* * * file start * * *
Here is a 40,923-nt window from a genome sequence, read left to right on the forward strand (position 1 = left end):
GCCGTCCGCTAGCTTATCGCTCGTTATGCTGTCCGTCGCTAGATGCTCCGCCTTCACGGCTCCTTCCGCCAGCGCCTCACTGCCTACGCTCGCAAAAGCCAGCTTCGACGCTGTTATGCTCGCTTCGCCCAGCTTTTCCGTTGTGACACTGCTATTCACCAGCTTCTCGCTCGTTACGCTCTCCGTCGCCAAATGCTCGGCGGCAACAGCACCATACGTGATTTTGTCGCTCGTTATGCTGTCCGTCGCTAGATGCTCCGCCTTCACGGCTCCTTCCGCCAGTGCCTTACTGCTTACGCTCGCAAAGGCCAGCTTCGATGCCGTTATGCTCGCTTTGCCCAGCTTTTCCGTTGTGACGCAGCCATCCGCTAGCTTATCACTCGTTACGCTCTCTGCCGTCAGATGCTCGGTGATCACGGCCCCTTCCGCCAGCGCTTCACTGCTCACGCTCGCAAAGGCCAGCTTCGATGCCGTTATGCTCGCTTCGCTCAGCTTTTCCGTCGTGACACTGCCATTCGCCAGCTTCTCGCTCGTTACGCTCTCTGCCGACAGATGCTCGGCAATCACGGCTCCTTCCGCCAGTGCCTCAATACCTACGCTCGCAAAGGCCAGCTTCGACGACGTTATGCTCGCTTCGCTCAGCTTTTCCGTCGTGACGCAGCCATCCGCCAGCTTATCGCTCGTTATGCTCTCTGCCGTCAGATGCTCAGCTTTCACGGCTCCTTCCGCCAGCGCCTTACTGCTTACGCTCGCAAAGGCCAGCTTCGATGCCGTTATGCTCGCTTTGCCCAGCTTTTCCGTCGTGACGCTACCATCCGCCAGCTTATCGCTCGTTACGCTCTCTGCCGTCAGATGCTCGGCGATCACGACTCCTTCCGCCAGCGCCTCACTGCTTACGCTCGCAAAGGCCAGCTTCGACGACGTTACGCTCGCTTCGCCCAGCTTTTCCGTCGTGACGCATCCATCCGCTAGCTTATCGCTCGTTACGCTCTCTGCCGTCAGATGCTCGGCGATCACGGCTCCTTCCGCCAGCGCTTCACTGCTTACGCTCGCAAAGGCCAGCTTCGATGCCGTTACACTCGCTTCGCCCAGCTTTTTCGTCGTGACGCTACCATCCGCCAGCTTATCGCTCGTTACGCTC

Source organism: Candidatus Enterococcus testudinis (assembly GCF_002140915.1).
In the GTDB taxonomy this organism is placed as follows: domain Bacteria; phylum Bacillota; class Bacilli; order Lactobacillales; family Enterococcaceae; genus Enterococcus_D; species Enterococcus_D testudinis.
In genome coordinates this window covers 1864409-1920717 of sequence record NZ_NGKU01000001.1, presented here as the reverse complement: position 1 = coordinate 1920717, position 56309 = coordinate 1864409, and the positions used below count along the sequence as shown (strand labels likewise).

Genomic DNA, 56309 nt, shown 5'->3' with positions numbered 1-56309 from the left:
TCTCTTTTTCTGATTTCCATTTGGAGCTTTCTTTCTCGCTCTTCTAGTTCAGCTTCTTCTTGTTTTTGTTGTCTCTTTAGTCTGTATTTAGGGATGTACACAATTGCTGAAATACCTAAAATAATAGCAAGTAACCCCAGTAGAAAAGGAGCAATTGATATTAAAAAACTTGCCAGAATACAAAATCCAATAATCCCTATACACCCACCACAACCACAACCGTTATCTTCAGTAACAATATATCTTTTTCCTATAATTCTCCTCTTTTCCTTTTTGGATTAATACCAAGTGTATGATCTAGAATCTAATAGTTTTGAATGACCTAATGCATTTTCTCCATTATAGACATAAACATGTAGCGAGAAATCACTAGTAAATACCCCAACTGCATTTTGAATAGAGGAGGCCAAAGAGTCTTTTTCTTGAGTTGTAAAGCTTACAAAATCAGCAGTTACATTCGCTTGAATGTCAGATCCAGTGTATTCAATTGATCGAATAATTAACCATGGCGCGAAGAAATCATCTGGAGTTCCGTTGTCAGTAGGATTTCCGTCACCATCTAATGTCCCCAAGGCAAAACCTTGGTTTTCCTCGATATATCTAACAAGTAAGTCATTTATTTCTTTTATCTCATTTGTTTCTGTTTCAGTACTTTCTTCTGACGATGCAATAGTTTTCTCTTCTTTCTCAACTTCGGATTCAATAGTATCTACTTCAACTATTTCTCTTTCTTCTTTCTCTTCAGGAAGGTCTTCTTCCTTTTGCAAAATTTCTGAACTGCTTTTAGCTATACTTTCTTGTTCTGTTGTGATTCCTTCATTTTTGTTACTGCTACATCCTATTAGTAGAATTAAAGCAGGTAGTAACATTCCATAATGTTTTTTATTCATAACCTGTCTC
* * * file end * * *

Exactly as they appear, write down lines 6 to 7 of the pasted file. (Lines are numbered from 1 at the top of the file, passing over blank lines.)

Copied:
Genomic DNA, 56309 nt, shown 5'->3' with positions numbered 1-56309 from the left:
TCTCTTTTTCTGATTTCCATTTGGAGCTTTCTTTCTCGCTCTTCTAGTTCAGCTTCTTCTTGTTTTTGTTGTCTCTTTAGTCTGTATTTAGGGATGTACACAATTGCTGAAATACCTAAAATAATAGCAAGTAACCCCAGTAGAAAAGGAGCAATTGATATTAAAAAACTTGCCAGAATACAAAATCCAATAATCCCTATACACCCACCACAACCACAACCGTTATCTTCAGTAACAATATATCTTTTTCCTATAATTCTCCTCTTTTCCTTTTTGGATTAATACCAAGTGTATGATCTAGAATCTAATAGTTTTGAATGACCTAATGCATTTTCTCCATTATAGACATAAACATGTAGCGAGAAATCACTAGTAAATACCCCAACTGCATTTTGAATAGAGGAGGCCAAAGAGTCTTTTTCTTGAGTTGTAAAGCTTACAAAATCAGCAGTTACATTCGCTTGAATGTCAGATCCAGTGTATTCAATTGATCGAATAATTAACCATGGCGCGAAGAAATCATCTGGAGTTCCGTTGTCAGTAGGATTTCCGTCACCATCTAATGTCCCCAAGGCAAAACCTTGGTTTTCCTCGATATATCTAACAAGTAAGTCATTTATTTCTTTTATCTCATTTGTTTCTGTTTCAGTACTTTCTTCTGACGATGCAATAGTTTTCTCTTCTTTCTCAACTTCGGATTCAATAGTATCTACTTCAACTATTTCTCTTTCTTCTTTCTCTTCAGGAAGGTCTTCTTCCTTTTGCAAAATTTCTGAACTGCTTTTAGCTATACTTTCTTGTTCTGTTGTGATTCCTTCATTTTTGTTACTGCTACATCCTATTAGTAGAATTAAAGCAGGTAGTAACATTCCATAATGTTTTTTATTCATAACCTGTCTC